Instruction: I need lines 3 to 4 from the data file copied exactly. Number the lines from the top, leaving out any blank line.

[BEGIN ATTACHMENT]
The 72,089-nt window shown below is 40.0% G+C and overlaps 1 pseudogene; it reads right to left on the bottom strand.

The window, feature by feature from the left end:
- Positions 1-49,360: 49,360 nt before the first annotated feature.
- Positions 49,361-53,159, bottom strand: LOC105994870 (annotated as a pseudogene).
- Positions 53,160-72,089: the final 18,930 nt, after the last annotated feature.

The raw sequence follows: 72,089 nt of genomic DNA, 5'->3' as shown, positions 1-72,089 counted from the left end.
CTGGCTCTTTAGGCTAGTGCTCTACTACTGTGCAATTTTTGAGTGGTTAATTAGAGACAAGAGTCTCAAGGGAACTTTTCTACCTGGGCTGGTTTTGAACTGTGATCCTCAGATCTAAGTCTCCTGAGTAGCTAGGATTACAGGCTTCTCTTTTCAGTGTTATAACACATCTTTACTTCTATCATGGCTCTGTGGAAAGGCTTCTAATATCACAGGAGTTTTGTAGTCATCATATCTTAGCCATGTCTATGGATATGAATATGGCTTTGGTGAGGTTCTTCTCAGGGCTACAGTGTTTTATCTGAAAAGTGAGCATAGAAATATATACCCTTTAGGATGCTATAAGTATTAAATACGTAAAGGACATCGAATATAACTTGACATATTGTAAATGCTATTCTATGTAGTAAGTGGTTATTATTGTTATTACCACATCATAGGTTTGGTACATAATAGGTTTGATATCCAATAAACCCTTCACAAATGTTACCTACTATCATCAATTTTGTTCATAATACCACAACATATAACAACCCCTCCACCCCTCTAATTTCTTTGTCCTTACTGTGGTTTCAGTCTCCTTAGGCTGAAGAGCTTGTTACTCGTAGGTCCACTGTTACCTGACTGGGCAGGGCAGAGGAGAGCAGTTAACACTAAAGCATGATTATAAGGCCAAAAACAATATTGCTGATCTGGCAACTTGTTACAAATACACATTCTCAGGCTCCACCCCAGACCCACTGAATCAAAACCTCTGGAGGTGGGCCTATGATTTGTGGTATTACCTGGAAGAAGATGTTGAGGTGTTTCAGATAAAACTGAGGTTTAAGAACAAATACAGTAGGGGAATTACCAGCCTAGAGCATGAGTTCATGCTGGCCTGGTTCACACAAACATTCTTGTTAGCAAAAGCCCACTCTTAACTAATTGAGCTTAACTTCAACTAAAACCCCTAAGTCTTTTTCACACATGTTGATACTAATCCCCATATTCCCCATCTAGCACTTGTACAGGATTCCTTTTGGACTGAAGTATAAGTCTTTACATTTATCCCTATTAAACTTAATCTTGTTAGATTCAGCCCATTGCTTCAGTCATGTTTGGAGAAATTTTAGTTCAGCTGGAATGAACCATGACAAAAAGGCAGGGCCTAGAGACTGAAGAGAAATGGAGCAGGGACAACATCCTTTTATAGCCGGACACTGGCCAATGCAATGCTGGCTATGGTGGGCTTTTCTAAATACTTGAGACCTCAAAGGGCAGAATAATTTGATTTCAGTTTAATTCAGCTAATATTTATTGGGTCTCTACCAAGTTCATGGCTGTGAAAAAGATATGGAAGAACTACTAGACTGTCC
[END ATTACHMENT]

- Positions 1-49,360: 49,360 nt before the first annotated feature.
- Positions 49,361-53,159, bottom strand: LOC105994870 (annotated as a pseudogene).